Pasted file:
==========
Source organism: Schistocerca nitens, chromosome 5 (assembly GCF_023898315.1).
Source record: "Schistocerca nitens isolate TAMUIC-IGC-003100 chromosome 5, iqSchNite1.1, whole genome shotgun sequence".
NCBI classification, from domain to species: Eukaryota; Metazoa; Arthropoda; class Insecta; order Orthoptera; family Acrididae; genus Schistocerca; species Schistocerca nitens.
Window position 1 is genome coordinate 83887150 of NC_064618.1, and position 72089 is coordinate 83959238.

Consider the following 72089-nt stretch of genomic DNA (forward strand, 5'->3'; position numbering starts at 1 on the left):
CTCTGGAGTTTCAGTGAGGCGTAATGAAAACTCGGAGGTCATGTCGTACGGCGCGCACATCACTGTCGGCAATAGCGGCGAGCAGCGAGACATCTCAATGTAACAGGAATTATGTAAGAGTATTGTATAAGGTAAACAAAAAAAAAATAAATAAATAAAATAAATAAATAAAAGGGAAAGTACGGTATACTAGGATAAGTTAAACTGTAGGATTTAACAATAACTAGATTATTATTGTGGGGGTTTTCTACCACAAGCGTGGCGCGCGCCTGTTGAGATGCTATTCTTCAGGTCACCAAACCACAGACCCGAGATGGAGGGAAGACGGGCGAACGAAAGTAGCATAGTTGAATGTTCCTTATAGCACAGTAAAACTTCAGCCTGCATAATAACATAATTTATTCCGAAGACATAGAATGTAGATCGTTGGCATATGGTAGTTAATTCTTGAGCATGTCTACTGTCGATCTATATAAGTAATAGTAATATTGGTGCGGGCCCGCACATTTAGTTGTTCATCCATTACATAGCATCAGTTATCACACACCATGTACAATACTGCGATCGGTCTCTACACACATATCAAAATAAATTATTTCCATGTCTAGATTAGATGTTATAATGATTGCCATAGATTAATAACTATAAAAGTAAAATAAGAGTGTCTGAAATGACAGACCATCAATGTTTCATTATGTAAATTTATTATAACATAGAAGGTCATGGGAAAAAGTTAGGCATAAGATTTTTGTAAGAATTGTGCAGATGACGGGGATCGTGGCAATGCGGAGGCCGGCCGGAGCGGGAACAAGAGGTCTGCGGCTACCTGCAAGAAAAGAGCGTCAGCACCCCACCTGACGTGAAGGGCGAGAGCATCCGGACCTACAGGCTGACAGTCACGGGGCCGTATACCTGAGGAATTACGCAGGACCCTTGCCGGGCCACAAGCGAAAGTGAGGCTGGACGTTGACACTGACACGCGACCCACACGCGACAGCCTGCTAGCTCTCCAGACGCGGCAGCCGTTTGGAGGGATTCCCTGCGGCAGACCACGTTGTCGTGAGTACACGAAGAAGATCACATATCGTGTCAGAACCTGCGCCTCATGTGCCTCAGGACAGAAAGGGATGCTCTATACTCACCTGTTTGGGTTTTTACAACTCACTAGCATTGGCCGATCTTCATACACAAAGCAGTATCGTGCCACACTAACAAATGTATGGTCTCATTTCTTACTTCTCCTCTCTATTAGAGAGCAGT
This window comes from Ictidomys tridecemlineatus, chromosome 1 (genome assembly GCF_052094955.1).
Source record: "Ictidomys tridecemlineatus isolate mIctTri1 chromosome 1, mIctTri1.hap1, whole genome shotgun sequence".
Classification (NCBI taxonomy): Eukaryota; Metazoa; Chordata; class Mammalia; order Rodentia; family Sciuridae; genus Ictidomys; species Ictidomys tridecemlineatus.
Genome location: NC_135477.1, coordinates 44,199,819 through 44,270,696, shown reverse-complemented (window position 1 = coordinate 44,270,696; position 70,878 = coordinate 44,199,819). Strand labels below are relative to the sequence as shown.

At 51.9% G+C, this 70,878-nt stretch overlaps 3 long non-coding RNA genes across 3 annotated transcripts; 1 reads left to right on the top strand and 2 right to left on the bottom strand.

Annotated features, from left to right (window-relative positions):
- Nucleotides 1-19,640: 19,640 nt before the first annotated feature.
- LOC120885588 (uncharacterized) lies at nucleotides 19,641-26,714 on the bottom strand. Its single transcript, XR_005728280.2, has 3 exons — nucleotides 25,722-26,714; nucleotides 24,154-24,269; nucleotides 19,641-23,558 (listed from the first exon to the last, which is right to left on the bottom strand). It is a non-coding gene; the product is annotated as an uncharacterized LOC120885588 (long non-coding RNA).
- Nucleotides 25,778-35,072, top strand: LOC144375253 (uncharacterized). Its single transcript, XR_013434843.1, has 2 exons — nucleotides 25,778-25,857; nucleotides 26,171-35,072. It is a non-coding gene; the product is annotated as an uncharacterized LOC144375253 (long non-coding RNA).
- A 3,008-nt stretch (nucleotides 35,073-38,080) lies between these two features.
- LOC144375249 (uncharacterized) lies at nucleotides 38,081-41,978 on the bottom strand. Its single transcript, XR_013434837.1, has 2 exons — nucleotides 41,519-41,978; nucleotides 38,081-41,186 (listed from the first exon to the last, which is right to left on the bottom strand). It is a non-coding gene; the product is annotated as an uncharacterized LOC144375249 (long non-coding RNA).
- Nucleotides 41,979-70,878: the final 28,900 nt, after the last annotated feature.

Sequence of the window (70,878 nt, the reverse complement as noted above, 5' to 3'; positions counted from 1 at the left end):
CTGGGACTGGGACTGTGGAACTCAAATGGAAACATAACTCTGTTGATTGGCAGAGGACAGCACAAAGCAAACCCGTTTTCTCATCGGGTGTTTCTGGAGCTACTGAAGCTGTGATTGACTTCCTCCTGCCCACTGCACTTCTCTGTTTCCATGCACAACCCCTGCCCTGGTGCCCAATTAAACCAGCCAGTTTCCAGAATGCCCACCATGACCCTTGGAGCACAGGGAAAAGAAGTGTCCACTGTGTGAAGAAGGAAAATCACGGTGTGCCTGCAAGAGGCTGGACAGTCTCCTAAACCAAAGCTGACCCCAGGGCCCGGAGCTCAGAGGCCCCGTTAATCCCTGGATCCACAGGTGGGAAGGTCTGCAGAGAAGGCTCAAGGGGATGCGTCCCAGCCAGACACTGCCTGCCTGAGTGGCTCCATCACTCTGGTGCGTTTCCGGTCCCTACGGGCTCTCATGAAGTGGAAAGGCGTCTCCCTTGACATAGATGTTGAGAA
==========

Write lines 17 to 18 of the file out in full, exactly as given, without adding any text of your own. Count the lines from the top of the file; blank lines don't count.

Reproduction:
- LOC144375249 (uncharacterized) lies at nucleotides 38,081-41,978 on the bottom strand. Its single transcript, XR_013434837.1, has 2 exons — nucleotides 41,519-41,978; nucleotides 38,081-41,186 (listed from the first exon to the last, which is right to left on the bottom strand). It is a non-coding gene; the product is annotated as an uncharacterized LOC144375249 (long non-coding RNA).
- Nucleotides 41,979-70,878: the final 28,900 nt, after the last annotated feature.